But back to Dr. Woodberry’s discoveries, he shows us the other facet of the great 19th Protestant missionary effort. It is the long range political benefits of Protestantism and Protestant missionary activity. His seminal article, “The Missionary Roots of Liberal Democracy,” appeared in the flagship journal of American political science, the American Political Science Review, in May 2012. It was a work of masterful data collection and analysis. The article won the American Political Science Association’s 2013 Luebbert Best Article Award given for the best article in the field of comparative politics.

It briefly concludes:

Areas where Protestant missionaries had a significant presence in the past are on average more economically developed today, with comparatively better health, lower infant mortality, lower corruption, greater literacy, higher educational attainment (especially for women), and more robust membership in nongovernmental associations.[3]

(The link to his seminal article is here, and can be downloaded easily HERE

To elaborate just a bit. Dr. Woodbury demonstrated a strong positive relationship between the presence of 19th Century non-government sponsored Protestant missionaries, which he calls “conversionary Protestants,” and the presence of relatively prosperous countries which have much better chances of having functional democracies and civil societies, with non-authoritarian governments.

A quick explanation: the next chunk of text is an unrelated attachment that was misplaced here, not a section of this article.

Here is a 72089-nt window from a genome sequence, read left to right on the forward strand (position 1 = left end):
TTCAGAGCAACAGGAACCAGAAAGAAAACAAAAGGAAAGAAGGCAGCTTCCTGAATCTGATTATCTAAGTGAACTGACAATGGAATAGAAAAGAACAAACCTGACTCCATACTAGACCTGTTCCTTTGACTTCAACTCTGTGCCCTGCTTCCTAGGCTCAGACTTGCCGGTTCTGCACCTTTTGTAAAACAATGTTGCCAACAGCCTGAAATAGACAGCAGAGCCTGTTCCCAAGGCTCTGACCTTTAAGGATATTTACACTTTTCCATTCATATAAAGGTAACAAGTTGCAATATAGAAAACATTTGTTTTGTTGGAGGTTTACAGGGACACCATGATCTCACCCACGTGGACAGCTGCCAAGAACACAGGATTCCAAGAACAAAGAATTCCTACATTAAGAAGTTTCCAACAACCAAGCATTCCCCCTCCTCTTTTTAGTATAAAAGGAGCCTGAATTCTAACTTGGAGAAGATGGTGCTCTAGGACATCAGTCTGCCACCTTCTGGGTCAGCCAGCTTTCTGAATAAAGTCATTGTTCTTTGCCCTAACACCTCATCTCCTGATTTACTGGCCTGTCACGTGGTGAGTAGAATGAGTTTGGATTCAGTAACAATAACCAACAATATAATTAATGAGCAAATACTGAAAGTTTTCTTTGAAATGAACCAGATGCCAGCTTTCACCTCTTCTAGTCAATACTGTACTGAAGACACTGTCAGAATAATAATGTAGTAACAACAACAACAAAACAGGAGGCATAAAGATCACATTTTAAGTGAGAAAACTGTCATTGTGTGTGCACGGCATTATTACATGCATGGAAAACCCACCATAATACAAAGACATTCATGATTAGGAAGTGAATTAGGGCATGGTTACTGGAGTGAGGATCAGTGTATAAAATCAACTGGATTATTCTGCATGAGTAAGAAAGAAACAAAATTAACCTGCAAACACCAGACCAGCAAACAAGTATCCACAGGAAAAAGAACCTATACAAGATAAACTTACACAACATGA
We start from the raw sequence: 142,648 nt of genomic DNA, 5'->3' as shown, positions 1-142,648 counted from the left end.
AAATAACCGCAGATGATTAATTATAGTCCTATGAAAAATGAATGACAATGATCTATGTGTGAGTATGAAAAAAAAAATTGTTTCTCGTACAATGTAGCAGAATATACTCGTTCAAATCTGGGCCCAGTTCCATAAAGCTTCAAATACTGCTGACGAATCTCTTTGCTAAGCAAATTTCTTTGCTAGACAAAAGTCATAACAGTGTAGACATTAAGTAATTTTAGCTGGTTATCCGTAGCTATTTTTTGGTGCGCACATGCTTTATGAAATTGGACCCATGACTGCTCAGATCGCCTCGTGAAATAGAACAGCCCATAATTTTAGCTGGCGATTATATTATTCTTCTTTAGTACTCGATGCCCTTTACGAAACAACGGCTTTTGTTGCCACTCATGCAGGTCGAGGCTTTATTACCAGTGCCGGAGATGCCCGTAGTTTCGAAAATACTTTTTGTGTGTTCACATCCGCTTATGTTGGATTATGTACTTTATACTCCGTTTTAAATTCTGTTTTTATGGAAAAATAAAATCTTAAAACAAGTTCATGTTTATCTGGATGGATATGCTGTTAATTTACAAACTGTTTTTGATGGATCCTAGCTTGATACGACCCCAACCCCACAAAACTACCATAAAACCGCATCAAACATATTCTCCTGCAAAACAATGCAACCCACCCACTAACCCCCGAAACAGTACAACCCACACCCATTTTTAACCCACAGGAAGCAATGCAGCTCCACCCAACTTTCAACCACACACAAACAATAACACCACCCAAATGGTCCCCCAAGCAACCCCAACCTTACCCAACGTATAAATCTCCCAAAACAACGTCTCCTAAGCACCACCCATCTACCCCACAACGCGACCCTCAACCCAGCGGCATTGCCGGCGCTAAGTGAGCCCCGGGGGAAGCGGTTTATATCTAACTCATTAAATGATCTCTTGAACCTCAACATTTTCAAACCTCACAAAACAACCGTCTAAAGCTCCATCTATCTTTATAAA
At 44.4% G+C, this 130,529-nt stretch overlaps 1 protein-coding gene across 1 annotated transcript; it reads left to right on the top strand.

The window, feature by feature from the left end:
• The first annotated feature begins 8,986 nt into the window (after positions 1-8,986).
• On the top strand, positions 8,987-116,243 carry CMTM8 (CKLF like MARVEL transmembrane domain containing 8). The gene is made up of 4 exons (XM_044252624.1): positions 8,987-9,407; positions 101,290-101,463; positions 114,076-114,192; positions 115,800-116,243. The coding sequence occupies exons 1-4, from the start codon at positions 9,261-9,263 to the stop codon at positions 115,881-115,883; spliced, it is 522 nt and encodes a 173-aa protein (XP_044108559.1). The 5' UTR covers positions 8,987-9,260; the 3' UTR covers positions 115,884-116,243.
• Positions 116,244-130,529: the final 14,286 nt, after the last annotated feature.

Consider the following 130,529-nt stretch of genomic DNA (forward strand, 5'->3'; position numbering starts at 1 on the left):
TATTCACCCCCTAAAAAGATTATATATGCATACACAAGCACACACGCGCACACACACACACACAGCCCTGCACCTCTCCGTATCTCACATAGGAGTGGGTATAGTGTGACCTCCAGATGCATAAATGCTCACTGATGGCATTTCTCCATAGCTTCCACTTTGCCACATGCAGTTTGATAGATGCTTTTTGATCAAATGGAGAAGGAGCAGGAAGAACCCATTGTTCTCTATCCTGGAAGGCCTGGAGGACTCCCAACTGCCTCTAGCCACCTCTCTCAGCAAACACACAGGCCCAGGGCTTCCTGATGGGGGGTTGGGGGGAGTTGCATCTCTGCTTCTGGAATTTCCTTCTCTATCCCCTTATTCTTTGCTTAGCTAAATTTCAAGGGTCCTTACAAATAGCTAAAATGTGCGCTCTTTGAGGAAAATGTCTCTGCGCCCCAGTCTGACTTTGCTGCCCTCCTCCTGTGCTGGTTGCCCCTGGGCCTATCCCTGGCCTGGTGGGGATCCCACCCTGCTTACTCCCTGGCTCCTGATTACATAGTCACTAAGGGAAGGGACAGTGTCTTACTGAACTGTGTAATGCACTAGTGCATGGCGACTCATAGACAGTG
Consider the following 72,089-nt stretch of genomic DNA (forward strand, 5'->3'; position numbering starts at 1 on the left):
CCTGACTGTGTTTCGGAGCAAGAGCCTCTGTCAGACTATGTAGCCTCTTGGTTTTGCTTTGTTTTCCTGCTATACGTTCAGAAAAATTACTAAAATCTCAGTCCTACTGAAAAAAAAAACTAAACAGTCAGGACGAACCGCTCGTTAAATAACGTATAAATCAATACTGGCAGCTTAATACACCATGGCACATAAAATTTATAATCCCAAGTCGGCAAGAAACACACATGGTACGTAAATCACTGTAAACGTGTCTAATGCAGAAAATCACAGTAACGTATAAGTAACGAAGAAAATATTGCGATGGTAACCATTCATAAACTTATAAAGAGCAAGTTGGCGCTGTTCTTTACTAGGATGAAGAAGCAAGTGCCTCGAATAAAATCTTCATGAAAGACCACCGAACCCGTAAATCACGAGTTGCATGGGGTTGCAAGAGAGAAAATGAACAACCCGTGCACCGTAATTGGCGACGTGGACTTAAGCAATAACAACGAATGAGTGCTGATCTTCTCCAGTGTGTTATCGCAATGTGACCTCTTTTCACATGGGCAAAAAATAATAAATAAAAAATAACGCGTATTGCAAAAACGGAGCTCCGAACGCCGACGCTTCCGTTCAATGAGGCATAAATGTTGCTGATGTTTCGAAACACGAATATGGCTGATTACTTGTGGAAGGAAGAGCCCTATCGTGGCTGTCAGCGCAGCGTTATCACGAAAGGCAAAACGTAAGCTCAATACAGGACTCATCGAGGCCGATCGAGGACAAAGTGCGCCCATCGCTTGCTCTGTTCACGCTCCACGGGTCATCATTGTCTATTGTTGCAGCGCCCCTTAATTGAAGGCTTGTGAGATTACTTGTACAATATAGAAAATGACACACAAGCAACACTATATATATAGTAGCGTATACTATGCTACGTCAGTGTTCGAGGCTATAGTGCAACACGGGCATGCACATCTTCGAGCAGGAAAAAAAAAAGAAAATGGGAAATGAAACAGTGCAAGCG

The chain of causality is this: the missionaries came to colonial Africa and Asia and were shocked by the poverty and dysfunctional nature of the local societies. Soon, besides preaching the Gospel, which was their main task, they set about making life better. They did this by setting up schools, including schools for girls, and many of these schools later became universities. Missionaries often vigorously fought for the rights of the natives from European exploitation and encroachments. For instant, the present state of Botswana was created by the energies, protests and social activism of Protestant missionaries who stopped White European land seizures.

The contrast with the Roman Catholic missionary effort is important. Until the 1960s, Catholic missionaries were most often sponsored and paid for by the colonial governments. Their main concern was for the spiritual care, i.e. catechism and baptism. A case in point is the history of the two Congos, French and Belgium. Both colonies terribly abused the natives in slave like conditions in rubber plantations and gold mines. The French permitted only Catholic missionaries into the country. The Belgium government permitted some Protestant missionaries also. It was a Protestant missionary couple which photographed the horrid conditions of the natives in the Belgium Congo, sneaked the pictures out, and lobbied the European and American public to stop the abuses. The Belgium government was forced to reform it practices.

This is the very opposite of the current popular view, that missionaries “ruined” native cultures, as in Hawaii the novel by James Michener. Woodberry readily admits that there is some truth to this popular stereotype. For instance, the first Puritan missionaries to the Native Americans tried to make them into Englishmen as well as Christian, with English dress, farming, etc. But the opposite is more common in missionary work, as in the early Moravian missions in India, or more famously, Hudson Taylor and his China Inland Mission.